16 February 2023

Bega, Snowy and Queanbeyan-Palerang residents brace for council rate hikes

| Katrina Condie
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Queanbeyan-Palerang Regional Council will to apply to the Independent Pricing and Regulatory Tribunal (IPART) for a permanent special rate variation. Photo: Queanbeyan-Palerang Regional Council.

Ratepayers in the Bega Valley and Snowy Monaro areas are bracing for possible rate hikes of up to 53 per cent from 1 July.

The regional councils are among 13 from across New South Wales that have already applied to the Independent Pricing and Regulatory Tribunal (IPART) for a special rate variation (SRV) to increase their income from rates above the rate peg.

After seeking an extension to consider its options, Queanbeyan-Palerang Regional Council last week also voted to apply for a cumulative rate increase totalling 64 per cent.

Each year IPART decides a rate peg for each council in NSW which sets the maximum amount councils can increase the revenue they collect from rates. Councils must seek IPART approval to increase their rates revenue by more than the rate peg.

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Bega Valley Shire Council has applied for a 48.3 per cent hike over two years, with a 24 per cent increase proposed for 2023-24, followed by a 19.6 increase in 2024-25.

Junee Shire Council has requested a 32.19 per cent increase over two years, with a 17.5 per cent hike in 2023-24 and 12.5 per cent in 2024-25.

Snowy Monaro Regional Council is seeking a massive 53 per cent increase over one year in 2023-24.

Queanbeyan-Palerang will apply for a permanent special rate variation of 18 per cent each year for three years. That’s a cumulative increase of 64 per cent.

IPART Tribunal Chair Carmel Donnelly said some councils had applied for large increases in rates above the rate peg through special variations.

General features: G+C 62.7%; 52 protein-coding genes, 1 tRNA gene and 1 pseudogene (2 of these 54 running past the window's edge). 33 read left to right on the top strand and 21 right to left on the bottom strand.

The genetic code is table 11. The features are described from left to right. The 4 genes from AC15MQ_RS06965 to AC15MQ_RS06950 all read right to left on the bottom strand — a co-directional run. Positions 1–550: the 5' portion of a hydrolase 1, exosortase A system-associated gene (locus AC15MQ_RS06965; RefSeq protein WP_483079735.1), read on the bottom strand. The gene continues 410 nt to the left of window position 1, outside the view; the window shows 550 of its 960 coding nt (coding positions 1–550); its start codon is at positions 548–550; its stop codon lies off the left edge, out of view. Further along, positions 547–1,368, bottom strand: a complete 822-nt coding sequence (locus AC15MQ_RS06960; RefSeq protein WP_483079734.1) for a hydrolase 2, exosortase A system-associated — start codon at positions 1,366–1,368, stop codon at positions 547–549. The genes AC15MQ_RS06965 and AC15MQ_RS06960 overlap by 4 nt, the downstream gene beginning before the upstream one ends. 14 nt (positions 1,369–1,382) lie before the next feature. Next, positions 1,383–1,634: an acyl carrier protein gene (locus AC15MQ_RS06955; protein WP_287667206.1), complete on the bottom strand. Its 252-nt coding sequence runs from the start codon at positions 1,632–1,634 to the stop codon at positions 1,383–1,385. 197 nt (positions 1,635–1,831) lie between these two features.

“We always conduct a feedback process where the community can have its say on the applications,” Ms Donnelly said.

“IPART welcomes all input from residents about a council’s application for a SRV and is accepting submissions until 3 March.”

The standard rate peg for 2023-24 has been set at 3.7 per cent across the state. There is also an allowance for the level of population growth, meaning some councils will have rate pegs up to 6.8 per cent.

“We will assess applications against the criteria established by the Office of Local Government, which require councils to demonstrate the need for the additional revenue, evidence of community consultation and an assessment of the impact on affected ratepayers,” Ms Donnelly added.

A final decision on the councils’ special rate variation applications will be announced in May 2023, with the changes to come into effect from 1 July, if approved.

Queanbeyan-Palerang Mayor Kenrick Winchester said it was “just not possible” for all council services to be retained without the proposed rate rise in his region.

“Council decided to apply for an SRV of 18 per cent each year for three years which will be a cumulative permanent increase of 64 per cent,” Cr Winchester explained.